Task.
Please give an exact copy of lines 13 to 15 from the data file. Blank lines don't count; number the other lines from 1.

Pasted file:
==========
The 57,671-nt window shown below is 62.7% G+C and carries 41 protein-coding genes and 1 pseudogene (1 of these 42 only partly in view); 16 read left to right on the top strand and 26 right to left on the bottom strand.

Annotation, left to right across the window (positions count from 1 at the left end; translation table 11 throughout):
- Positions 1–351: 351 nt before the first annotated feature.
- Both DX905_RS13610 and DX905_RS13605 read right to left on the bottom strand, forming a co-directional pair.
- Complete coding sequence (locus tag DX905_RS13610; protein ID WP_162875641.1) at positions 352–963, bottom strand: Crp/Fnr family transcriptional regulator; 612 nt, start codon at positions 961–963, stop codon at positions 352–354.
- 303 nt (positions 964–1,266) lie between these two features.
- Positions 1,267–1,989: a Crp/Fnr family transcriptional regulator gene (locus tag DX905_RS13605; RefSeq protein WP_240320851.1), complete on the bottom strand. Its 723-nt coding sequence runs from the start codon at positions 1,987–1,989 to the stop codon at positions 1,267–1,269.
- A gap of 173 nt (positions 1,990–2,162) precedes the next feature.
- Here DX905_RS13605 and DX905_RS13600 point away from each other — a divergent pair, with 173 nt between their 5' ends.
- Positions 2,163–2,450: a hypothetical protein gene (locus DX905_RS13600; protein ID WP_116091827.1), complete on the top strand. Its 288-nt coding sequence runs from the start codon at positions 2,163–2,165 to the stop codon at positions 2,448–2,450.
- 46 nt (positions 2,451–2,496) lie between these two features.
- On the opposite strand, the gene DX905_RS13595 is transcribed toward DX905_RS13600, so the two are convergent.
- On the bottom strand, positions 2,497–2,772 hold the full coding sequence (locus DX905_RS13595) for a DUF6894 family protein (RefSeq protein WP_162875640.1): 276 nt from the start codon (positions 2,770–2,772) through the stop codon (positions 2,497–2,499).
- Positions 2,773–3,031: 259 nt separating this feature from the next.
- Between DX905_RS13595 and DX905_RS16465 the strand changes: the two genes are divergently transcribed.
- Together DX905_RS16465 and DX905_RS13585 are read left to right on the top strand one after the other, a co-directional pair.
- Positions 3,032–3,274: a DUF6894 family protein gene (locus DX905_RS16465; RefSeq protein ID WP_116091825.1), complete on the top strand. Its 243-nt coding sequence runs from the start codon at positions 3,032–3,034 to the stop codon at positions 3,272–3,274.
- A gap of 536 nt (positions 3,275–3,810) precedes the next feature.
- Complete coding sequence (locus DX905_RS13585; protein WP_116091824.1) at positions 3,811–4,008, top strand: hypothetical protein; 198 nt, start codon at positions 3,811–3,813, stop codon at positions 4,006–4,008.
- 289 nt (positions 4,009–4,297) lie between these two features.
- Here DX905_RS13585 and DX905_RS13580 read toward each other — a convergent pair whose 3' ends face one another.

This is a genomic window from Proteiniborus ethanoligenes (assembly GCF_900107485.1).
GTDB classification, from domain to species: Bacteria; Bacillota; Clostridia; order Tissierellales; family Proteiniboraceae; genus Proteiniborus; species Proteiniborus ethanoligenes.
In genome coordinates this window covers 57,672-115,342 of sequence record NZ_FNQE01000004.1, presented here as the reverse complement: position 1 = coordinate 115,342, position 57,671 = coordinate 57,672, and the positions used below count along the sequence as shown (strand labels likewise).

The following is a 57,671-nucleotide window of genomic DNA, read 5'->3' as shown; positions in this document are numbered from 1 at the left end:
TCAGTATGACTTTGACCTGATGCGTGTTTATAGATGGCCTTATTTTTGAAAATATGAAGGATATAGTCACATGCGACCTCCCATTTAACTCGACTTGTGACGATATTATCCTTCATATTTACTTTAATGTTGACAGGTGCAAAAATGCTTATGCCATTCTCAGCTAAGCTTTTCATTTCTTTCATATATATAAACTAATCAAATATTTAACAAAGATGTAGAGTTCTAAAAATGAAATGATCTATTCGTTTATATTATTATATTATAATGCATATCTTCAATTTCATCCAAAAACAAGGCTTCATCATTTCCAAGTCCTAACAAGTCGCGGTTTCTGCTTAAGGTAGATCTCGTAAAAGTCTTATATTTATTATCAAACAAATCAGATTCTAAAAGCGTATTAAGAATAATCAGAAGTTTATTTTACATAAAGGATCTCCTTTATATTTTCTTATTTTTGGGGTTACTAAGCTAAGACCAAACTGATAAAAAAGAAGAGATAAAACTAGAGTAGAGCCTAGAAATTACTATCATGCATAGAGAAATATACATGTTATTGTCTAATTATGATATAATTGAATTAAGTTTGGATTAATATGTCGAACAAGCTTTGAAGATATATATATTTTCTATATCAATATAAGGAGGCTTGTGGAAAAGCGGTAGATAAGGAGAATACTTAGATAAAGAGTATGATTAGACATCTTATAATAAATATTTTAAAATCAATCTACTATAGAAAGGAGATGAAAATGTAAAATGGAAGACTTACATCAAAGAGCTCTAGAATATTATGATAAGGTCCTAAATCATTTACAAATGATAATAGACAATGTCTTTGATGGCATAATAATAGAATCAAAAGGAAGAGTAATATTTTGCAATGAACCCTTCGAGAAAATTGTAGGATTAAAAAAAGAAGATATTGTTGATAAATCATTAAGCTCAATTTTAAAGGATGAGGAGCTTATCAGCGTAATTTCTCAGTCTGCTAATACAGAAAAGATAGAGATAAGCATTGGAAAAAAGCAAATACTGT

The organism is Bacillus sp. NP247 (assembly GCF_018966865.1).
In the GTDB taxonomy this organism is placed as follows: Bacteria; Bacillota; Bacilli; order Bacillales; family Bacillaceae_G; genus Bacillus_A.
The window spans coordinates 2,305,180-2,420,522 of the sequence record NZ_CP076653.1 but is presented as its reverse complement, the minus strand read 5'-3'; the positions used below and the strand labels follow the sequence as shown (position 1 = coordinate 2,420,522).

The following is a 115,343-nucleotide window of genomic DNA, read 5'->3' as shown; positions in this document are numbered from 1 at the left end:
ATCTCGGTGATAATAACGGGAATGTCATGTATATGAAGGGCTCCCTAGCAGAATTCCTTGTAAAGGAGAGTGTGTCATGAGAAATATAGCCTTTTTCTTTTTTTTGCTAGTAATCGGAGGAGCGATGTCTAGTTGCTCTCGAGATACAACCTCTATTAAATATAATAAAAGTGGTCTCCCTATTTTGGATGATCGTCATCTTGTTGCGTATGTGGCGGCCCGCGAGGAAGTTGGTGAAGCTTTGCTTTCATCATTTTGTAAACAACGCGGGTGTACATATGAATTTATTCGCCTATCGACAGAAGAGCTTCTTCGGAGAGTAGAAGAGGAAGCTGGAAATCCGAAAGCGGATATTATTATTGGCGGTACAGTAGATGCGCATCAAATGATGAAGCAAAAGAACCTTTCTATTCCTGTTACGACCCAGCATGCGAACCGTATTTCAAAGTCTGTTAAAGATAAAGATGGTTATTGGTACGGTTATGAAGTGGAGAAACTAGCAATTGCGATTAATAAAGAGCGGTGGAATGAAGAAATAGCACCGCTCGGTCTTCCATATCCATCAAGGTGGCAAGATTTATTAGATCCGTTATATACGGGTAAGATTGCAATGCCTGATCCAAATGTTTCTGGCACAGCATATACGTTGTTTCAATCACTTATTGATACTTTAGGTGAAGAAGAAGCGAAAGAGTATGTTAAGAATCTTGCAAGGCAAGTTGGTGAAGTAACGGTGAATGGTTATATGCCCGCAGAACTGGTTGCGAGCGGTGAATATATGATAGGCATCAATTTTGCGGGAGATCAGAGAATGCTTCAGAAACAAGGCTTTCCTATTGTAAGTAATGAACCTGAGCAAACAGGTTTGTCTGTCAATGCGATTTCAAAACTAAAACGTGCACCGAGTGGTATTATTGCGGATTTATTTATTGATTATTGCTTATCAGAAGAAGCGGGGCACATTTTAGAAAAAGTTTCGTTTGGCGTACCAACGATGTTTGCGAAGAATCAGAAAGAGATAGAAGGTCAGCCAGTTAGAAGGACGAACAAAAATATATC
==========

- On the bottom strand, positions 2,497–2,772 hold the full coding sequence (locus DX905_RS13595) for a DUF6894 family protein (RefSeq protein WP_162875640.1): 276 nt from the start codon (positions 2,770–2,772) through the stop codon (positions 2,497–2,499).
- Positions 2,773–3,031: 259 nt separating this feature from the next.
- Between DX905_RS13595 and DX905_RS16465 the strand changes: the two genes are divergently transcribed.